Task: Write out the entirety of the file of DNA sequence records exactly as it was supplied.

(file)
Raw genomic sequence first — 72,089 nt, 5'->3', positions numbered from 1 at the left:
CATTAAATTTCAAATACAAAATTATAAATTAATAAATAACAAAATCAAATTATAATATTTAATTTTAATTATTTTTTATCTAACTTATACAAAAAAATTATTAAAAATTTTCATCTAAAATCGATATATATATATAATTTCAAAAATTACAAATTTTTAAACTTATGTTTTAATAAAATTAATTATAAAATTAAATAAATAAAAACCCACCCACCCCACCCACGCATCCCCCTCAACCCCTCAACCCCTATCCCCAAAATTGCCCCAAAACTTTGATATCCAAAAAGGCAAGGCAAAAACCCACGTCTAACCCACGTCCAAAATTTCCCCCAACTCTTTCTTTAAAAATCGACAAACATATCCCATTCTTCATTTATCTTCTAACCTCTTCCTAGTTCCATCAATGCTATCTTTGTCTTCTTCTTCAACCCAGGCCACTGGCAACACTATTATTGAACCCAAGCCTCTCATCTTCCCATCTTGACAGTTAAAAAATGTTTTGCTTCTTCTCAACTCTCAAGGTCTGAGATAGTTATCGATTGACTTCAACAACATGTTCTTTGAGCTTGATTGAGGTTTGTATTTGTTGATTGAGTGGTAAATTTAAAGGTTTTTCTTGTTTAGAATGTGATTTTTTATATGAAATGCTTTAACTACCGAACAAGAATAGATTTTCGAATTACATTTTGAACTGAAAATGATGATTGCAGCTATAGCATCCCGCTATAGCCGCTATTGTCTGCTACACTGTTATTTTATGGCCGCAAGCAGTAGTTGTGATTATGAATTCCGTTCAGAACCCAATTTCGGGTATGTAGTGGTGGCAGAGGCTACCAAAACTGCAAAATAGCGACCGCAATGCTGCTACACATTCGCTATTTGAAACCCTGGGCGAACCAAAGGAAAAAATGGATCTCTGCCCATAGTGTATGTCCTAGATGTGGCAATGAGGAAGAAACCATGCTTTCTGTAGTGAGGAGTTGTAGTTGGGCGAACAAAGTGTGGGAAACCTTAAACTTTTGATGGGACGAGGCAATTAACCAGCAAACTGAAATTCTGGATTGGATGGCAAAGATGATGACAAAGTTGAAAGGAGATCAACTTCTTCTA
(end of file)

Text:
Raw genomic sequence first — 72,089 nt, 5'->3', positions numbered from 1 at the left:
CATTAAATTTCAAATACAAAATTATAAATTAATAAATAACAAAATCAAATTATAATATTTAATTTTAATTATTTTTTATCTAACTTATACAAAAAAATTATTAAAAATTTTCATCTAAAATCGATATATATATATAATTTCAAAAATTACAAATTTTTAAACTTATGTTTTAATAAAATTAATTATAAAATTAAATAAATAAAAACCCACCCACCCCACCCACGCATCCCCCTCAACCCCTCAACCCCTATCCCCAAAATTGCCCCAAAACTTTGATATCCAAAAAGGCAAGGCAAAAACCCACGTCTAACCCACGTCCAAAATTTCCCCCAACTCTTTCTTTAAAAATCGACAAACATATCCCATTCTTCATTTATCTTCTAACCTCTTCCTAGTTCCATCAATGCTATCTTTGTCTTCTTCTTCAACCCAGGCCACTGGCAACACTATTATTGAACCCAAGCCTCTCATCTTCCCATCTTGACAGTTAAAAAATGTTTTGCTTCTTCTCAACTCTCAAGGTCTGAGATAGTTATCGATTGACTTCAACAACATGTTCTTTGAGCTTGATTGAGGTTTGTATTTGTTGATTGAGTGGTAAATTTAAAGGTTTTTCTTGTTTAGAATGTGATTTTTTATATGAAATGCTTTAACTACCGAACAAGAATAGATTTTCGAATTACATTTTGAACTGAAAATGATGATTGCAGCTATAGCATCCCGCTATAGCCGCTATTGTCTGCTACACTGTTATTTTATGGCCGCAAGCAGTAGTTGTGATTATGAATTCCGTTCAGAACCCAATTTCGGGTATGTAGTGGTGGCAGAGGCTACCAAAACTGCAAAATAGCGACCGCAATGCTGCTACACATTCGCTATTTGAAACCCTGGGCGAACCAAAGGAAAAAATGGATCTCTGCCCATAGTGTATGTCCTAGATGTGGCAATGAGGAAGAAACCATGCTTTCTGTAGTGAGGAGTTGTAGTTGGGCGAACAAAGTGTGGGAAACCTTAAACTTTTGATGGGACGAGGCAATTAACCAGCAAACTGAAATTCTGGATTGGATGGCAAAGATGATGACAAAGTTGAAAGGAGATCAACTTCTTCTA